(Lecture, Jan 24) Catalyst Development from Rational Design and Multidimensional Taming of Electrons
2018-01-18 readCount:353
Topic: Catalyst Development from Rational Design and Multidimensional Taming of Electrons
Speaker: Prof. De Chen
Venue: Conference Room, 4F, Shaw Engineering Building, Wushan Campus
Time: Wednesday, Jan 24, 2018, 15:00
A key objective of catalysis research is to develop catalysts with 100% selectivity, extremely high activity, low energy consumption and long lifetime. With this motivation, scientists have long searched for the catalyst development by rational design to obtain best catalysts for industrial processes at selected reaction conditions, through computational design of solid catalysts and engineering of electronic structure of materials. We have developed a modified unity bond index-quadratic exponential potential (UBI-QEP) method to predict adsorption heat and activation energy of C-H, C-O and C-C bond cleavage/formation on all transition metal surfaces. It has remarkably reduced the computational cost up to 105-106 times, but with similar accuracy as DFT. It has been successfully applied to the catalyst rational design and computational screen of catalysts by microkinetic modeling and volcano plot against C, O and H binding energy as deor. In addition, we developed methods for engineering of surface electronic structure of catalysts to achieve the best designed catalysts via multidimensional taming of electrons. The tool boxes for multidimensional taming of electrons have been established in terms of d band state, beyond d band center namely partial charge or oxidation state. Moreover, we developed a new theory and method for kinetic analysis and design of redox catalytic cycle. The applications of these tool boxes to steam reforming, Fischer-Tropsch synthesis to olefins, CO oxidation and ethylene oxychlorination will be illustrated.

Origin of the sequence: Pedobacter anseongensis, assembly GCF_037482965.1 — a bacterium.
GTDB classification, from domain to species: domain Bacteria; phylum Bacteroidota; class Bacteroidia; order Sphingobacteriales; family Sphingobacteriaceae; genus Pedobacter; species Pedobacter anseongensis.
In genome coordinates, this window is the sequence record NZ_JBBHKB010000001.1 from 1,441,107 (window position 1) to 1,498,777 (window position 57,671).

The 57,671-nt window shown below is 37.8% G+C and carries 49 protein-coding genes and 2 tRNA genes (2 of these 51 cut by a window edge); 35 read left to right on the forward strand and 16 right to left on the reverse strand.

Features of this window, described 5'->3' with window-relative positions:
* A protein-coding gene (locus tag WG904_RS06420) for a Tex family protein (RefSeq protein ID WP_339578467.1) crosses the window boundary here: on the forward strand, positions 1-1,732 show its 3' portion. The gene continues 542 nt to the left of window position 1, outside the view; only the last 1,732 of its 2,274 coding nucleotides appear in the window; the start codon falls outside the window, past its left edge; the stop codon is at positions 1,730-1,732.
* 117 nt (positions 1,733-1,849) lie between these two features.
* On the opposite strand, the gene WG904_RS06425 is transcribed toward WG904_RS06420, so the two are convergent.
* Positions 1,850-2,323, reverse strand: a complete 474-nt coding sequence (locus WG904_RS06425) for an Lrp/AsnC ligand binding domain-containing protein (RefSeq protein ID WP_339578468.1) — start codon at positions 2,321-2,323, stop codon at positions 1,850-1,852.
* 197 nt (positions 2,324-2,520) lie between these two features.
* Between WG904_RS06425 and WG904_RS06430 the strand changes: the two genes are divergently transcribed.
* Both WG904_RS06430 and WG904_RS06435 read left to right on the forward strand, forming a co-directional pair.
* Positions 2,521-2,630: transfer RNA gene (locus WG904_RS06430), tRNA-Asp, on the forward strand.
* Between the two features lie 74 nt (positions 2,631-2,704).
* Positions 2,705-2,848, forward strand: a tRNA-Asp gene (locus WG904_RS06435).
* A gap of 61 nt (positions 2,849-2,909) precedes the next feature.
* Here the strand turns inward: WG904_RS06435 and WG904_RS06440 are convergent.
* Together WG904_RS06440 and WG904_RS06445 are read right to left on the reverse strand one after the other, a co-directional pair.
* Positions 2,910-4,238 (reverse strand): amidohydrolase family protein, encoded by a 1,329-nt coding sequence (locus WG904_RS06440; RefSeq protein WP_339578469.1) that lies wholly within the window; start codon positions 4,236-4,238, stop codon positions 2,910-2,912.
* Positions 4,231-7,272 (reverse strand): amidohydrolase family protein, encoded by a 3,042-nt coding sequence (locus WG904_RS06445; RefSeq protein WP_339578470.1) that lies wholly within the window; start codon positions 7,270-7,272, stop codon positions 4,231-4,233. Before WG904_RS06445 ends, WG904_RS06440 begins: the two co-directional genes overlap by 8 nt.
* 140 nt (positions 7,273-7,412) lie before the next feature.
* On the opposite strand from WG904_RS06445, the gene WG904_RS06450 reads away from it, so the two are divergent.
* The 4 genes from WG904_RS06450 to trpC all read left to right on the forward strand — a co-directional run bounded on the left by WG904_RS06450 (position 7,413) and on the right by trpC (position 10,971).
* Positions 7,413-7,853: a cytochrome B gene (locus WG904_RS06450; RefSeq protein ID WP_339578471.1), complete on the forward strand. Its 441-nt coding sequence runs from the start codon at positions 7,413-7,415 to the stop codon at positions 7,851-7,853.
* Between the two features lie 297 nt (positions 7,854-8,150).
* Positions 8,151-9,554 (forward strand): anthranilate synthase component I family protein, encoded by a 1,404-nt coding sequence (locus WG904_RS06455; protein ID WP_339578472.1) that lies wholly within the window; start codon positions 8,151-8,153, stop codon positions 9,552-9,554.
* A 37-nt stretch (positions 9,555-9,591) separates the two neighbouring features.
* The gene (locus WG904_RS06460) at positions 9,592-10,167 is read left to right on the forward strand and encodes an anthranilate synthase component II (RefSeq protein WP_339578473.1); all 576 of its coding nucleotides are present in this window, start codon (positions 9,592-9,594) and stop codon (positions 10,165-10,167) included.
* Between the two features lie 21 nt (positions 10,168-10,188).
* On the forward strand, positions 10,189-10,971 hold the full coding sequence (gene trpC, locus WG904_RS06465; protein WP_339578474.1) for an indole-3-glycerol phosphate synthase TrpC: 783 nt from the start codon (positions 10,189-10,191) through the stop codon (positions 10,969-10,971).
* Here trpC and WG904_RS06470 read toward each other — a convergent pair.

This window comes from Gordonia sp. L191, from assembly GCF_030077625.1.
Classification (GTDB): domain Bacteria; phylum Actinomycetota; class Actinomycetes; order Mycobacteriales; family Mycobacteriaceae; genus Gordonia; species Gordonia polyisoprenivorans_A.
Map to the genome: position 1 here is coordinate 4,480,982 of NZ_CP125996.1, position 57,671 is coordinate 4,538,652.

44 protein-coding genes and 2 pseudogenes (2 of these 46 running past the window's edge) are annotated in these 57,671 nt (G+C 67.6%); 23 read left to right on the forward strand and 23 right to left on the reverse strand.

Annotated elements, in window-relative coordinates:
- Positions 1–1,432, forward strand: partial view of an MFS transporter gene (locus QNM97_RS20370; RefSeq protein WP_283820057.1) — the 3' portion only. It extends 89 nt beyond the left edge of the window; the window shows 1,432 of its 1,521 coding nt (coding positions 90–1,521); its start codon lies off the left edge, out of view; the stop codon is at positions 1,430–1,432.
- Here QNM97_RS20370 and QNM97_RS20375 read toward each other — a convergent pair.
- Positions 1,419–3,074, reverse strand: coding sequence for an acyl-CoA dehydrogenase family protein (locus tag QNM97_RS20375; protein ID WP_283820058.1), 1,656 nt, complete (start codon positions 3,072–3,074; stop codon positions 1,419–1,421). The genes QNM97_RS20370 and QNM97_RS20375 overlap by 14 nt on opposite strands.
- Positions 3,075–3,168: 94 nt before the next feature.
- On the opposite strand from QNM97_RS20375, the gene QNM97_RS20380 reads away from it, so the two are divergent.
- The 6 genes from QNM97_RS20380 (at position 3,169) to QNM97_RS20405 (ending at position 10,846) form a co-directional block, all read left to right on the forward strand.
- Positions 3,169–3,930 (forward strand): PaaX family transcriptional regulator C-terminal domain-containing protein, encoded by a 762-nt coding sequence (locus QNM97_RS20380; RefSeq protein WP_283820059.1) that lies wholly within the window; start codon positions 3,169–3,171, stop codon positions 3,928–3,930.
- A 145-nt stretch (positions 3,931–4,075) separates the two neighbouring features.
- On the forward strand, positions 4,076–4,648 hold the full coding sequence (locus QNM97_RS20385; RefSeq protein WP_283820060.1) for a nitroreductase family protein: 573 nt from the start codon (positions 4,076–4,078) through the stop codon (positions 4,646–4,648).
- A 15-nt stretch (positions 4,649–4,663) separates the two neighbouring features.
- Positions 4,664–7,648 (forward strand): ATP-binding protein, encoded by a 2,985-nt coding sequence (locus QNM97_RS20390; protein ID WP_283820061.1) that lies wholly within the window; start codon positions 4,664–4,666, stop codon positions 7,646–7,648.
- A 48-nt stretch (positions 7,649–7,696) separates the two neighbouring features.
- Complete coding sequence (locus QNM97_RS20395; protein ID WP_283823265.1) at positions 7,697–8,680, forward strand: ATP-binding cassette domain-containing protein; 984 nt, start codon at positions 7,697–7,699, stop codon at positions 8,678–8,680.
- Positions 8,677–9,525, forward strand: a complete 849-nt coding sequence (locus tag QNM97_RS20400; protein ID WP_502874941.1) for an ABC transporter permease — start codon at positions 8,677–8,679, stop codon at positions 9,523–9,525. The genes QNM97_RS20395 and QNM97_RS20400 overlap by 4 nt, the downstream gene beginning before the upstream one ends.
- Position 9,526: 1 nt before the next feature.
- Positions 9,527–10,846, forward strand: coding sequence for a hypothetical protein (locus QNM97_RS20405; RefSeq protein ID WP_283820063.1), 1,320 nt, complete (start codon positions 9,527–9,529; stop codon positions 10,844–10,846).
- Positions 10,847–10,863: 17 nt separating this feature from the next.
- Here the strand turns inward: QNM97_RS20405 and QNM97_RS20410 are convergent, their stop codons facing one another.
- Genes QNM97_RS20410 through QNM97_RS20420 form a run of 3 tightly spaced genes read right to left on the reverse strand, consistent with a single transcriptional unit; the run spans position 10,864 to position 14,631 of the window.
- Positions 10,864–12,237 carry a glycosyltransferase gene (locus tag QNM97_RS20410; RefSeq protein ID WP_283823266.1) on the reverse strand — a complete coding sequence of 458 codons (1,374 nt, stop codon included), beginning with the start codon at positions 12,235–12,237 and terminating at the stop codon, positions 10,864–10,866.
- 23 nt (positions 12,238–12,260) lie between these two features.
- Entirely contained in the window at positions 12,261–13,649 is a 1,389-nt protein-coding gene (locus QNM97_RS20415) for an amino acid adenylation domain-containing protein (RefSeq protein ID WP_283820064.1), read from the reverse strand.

Announced by School of Chemistry and Chemical Engineering